News in brief – February 2021

AMERICAS
  • Trump’s impeachment sparks claims that anonymous hedge funds, anonymous trusts, and anonymous real estate purchases are examples of anonymous money finding its way to he American political sector.
  • Australian born US national, 37 year old math whiz and BitMEX’s first employee Greg Dwyer is now at the centre of one of the biggest scandals in the history of cryptocurrency. Dwyer remain “at large” after charges against conspiring breach US banking secrecy laws (BSA) and anti-money laundering laws (AML).
  • Former election candidate, Lyndsey Clarke jailed for her part in a €400,000 banking and credit union fraud.
  • Singapore’s Commercial Affairs Department are investigating Envy Asset Management Pte. and Envy Global Trading Pte. who are suspected of using investors’ funds to finance trading activities in the metal.
ANZ
  • ASIC’s appointment of a new chair to lead the organisation is scrutinised by ex-ASIC boss Tony Hartnell who suggests they must focus on enforcement and not policy.
  • Recent scrutiny over Barangaroo’s long awaited regal casino may mean more enforcement and regulation for NSW pubs and clubs housing 90,000 poker machines. Australians amassing a loss of $13billion per annum) with an estimated $65-75 million being laundered.
  • More than 1200 early super withdrawals in Australia have been referred to serious crimes task force.
ASIA
  • TD, RBC, BMO and Bank of China deny responsibility of a Canadian national losing $340k in wire transfer fraudsters in Hong Kong. Banks allege that proper procedures were followed.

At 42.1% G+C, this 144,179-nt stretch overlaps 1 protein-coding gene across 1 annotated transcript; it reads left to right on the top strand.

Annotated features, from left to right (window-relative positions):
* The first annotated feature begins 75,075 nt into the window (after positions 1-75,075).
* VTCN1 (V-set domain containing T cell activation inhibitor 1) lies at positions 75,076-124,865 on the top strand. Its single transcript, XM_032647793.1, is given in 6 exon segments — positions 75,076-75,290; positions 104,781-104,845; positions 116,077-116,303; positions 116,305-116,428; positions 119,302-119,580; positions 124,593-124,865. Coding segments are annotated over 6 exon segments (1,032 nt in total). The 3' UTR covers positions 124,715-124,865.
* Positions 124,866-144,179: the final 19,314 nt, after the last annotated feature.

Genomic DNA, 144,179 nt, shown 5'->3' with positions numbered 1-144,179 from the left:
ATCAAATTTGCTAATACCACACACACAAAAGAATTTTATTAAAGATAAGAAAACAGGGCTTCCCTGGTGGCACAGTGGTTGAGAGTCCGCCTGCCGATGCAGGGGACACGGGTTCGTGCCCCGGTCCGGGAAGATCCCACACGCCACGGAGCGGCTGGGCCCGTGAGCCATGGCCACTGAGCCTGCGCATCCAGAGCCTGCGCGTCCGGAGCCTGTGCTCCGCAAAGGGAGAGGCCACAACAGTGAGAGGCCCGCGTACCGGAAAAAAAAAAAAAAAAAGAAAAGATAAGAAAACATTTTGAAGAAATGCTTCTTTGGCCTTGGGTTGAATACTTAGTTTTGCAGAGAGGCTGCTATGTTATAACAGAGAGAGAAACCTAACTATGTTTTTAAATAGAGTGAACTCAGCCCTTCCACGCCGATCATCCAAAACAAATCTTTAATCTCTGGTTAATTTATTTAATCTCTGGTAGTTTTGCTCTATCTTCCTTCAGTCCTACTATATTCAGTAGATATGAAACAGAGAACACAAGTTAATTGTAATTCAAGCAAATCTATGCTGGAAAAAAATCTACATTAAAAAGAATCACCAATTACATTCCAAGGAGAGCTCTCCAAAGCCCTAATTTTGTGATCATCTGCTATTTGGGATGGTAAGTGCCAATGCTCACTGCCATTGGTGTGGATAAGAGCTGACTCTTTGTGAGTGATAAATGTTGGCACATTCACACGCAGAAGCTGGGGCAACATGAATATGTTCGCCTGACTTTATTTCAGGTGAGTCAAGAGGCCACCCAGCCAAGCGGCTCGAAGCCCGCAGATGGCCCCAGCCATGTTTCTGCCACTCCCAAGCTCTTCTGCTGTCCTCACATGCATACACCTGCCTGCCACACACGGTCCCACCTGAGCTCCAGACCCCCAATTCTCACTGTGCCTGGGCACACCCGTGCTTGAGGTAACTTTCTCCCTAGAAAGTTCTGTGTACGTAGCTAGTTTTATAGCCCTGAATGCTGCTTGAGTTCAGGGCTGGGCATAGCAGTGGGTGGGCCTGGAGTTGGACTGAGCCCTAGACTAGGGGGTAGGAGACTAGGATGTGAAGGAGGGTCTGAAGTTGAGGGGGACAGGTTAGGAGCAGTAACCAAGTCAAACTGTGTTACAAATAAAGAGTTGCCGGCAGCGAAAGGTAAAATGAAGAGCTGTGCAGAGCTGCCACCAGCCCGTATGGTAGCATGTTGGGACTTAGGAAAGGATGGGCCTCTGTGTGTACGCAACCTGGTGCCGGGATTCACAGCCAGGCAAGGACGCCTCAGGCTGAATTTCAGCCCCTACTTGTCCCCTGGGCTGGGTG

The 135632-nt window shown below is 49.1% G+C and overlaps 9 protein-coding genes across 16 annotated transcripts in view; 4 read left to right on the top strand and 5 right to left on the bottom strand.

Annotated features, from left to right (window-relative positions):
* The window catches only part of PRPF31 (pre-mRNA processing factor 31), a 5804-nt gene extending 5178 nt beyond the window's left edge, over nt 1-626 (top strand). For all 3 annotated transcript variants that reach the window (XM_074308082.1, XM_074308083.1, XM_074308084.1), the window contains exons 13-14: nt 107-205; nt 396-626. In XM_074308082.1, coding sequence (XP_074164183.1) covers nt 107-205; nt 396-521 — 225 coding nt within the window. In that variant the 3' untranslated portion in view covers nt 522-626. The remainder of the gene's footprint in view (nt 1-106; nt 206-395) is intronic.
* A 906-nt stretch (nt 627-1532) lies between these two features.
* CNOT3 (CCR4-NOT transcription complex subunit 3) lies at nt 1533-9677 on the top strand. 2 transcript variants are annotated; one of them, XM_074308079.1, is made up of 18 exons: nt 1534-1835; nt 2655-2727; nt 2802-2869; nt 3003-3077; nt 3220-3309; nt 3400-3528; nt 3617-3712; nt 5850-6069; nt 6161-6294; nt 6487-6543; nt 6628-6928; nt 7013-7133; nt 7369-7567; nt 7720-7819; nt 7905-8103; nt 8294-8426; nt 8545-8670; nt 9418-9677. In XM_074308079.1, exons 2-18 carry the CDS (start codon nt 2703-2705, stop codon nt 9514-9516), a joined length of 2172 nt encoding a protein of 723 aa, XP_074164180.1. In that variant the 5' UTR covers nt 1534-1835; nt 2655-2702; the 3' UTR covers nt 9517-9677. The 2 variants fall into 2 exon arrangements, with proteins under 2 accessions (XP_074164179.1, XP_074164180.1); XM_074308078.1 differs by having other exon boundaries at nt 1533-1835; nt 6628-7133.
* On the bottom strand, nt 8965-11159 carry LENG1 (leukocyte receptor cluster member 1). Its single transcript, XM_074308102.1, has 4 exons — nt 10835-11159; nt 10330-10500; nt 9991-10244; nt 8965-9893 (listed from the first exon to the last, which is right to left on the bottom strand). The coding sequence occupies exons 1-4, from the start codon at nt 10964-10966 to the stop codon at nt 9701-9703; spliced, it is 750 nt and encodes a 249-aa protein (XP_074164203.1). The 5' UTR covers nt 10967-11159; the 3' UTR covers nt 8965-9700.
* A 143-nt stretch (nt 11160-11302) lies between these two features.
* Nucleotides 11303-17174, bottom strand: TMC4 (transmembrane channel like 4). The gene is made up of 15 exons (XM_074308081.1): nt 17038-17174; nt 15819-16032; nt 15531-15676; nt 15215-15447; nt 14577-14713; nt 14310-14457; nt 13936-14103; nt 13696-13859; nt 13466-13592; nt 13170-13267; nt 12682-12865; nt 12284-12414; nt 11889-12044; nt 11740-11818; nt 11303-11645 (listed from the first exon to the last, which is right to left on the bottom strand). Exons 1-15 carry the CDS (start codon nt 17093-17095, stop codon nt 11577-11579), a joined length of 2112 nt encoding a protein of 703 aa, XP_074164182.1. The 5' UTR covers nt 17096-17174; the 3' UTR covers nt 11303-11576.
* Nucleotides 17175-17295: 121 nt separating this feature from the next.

• Paris-based Financial Action Task Force (FATF) placed Pakistan on the ‘grey list’ in June 2018. A virtual plenary will take place 22 Feb – 25 Feb to decide on the fate of Pakistan to see if their failings to comply to its obligations from the last plenary along with failing to take action against 2 of India’s most wanted terrorists have been resolved.
  • Philippines applying for re-rating with Paris-based Financial Action Task Force (FATF) amidst claims of strengthening the country’s Anti-Money Laundering (AML) laws.
EUROPE
  • At least 49 British Universities accepted payments via bank notes to pay £52million in fees over the past 5 years. Millions from China, India, Russia and Nigeria have been transferred. It is alleged that these institutions have not considered the protocols of illicit money laundering activity.
  • Trust company fined £550,000 for breaking anti-money laundering laws. Their client invested millions of dollars of Angolan public money.
  • The National Security and Defence Council of Ukraine (NSDC) has imposed sanctions against Vicktor Medvedchuk (Ukraine’s MP and pro-Russian opposition leader) for financing terrorism.
  • Women fighting against corruption are the vanguard of Navalyn’s campaign to transform Russia.
  • The European Commission sent letters of formal notice – the first stage of an infringement procedure – to Portugal, Germany and Romania for incorrect transposition of the 4th Anti-Money Laundering Directive (AMLD4).

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